Orfeo ed Euridice

Music by Christoph Willibald Gluck; libretto by Raniero de’ Calzabigi
Opera North
Leeds Grand Theatre

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Fflur Wyn (Eurydice) Credit: Justin Slee
Daisy Brown (Amore) Credit: Justin Slee
Antony Hermus (conductor) Credit: Justin Slee

The doomed romance of Orpheus and Eurydice is one of the most enduringly popular Greek myths, exerting a powerful influence on the cultural imagination. However, this is hardly surprising given the story’s focus on the transformative power of art, not to mention its moving depiction of love, loss and grief. For the Baroque scholar Frederick W Sternfield, Orpheus represents "the spirit of music itself which conquers death and time."

For its autumn season, Opera North has tasked itself with staging different versions of the Orpheus myth. In its thrillingly ambitious staging of Monterverdi’s Orpheus—first performed in 1607 and widely regarded as the first operatic masterpiece—the company melded the original’s Baroque score with Indian classical music from Jasdeep Singh Degun to startling effect. In Orpheus in the Record Shop—a collaboration with Leeds Playhouse—the company collaborated with the playwright and rapper Testament to create an updated version of the myth which relied on spoken word and beatboxing.

Given the boldness of these two productions—both of which approach the myth in imaginative ways—Orfeo ed Euridice feels like a more modest undertaking. A more charitable interpretation, however, would be that the stripped-back nature of this concert staging allows the emotion of the central plot to shine through. Furthermore, the minimalism of the set design, which consists primarily of a raised dais and a starry backdrop, makes a suitable match for Gluck’s deliberately simple score.

Unlike other versions of the Orpheus myth, Gluck’s opera begins in medias res: Eurydice (Fflur Wyn) has already died, plunging her husband Orpheus (Polly Leech) into a deep despair. Moved to pity, the love god Amore (Daisy Brown) grants Orpheus safe passage to the underworld, and promises that he can return to the surface with his lost love—so long as he doesn’t look at her until they have reached the light of day.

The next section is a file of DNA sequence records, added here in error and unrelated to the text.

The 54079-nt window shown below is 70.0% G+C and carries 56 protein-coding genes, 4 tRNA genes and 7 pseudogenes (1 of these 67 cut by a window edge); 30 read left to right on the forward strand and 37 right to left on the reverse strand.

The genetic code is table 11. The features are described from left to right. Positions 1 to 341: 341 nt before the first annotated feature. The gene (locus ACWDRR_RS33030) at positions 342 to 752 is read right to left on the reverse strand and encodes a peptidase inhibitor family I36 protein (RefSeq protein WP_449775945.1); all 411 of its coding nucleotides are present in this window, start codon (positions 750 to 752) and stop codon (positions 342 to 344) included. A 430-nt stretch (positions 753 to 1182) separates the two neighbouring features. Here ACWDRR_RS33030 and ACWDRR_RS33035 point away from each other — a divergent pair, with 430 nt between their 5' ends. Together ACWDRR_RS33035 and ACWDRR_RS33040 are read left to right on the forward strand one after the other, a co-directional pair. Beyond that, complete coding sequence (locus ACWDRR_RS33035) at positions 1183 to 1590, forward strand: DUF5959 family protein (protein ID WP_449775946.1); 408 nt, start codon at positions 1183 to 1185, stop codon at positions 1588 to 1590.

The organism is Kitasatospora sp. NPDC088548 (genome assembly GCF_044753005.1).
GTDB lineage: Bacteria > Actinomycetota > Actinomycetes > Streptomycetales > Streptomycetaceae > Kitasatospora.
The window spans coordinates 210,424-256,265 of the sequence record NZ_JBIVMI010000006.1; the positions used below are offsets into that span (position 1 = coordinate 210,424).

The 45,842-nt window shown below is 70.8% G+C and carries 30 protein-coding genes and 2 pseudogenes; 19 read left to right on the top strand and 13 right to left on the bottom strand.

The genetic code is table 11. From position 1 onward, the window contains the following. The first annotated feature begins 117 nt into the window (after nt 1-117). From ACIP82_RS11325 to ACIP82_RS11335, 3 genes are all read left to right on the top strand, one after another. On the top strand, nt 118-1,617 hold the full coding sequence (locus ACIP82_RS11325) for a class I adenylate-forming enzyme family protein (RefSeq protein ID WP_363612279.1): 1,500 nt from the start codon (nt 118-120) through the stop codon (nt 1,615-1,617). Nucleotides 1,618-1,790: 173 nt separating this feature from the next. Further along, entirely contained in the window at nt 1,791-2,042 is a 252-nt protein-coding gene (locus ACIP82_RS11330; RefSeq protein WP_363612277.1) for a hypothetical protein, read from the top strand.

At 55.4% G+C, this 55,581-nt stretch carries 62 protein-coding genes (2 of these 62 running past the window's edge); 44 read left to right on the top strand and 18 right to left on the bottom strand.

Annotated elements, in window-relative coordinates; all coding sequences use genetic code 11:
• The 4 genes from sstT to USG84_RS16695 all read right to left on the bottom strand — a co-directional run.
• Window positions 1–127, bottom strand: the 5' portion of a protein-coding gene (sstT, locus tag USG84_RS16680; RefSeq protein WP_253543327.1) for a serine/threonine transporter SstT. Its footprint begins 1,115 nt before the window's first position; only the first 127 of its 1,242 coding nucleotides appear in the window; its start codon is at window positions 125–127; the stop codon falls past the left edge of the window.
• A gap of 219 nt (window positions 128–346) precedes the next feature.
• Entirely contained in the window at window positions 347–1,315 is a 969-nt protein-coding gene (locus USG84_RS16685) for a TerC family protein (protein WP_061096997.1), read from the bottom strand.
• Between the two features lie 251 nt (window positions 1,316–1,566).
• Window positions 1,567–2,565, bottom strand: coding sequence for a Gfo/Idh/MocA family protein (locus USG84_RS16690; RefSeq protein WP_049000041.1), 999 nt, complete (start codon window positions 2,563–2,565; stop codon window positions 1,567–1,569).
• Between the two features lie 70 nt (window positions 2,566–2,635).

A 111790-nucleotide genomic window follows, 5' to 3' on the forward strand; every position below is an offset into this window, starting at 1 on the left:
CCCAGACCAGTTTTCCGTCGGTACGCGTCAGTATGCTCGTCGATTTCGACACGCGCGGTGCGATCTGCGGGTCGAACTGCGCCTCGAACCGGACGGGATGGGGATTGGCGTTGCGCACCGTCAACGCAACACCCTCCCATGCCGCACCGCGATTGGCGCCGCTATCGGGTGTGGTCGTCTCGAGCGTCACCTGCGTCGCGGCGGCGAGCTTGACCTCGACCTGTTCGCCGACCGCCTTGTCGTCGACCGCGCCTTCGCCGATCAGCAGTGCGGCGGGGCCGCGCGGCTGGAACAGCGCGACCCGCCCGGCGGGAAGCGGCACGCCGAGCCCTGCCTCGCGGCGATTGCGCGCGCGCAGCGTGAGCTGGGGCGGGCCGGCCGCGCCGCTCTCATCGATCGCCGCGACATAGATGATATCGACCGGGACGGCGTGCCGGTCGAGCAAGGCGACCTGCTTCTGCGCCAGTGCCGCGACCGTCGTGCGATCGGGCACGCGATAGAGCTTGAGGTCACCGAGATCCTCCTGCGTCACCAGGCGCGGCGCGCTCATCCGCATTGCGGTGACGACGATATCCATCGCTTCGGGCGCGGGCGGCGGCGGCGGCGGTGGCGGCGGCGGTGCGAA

In most versions of this story, Orpheus looks back at Eurydice at the last minute and loses her forever. I would argue that it is this sting in the tale which gives the myth its extraordinary resonance, conveying something profound about human frailty. For this reason, I find the decision to give the opera a happy ending—in which the two star-crossed lovers are reunited—rather unfulfilling. Indeed, it reminded me of Nahum Tate’s 17th-century rewrite of King Lear in which the titular monarch lives long enough to regain his throne.

That being said, these quibbles are not the responsibility of Opera North. Polly Leech makes for a moving Orpheus, particularly during her rendition of the famous aria “Che faro senza Euridice”, and Fflur Wyn is reliably excellent as Eurydice. Daisy Brown shines in the small but crucial role of Amore, and the Chorus of Opera North bring life to a range of eclectic characters, including shepherds, nymphs, furies and spirits.

With Orfeo ed Euridice, Gluck sought to create an opera that avoids the plot contrivances and vocal virtuosity of its predecessors, focusing instead on emotional and narrative directness. Gluck’s score may lack the fireworks of other operas, but the Orchestra of Opera North played it with verve and feeling.

Reviewer: James Ballands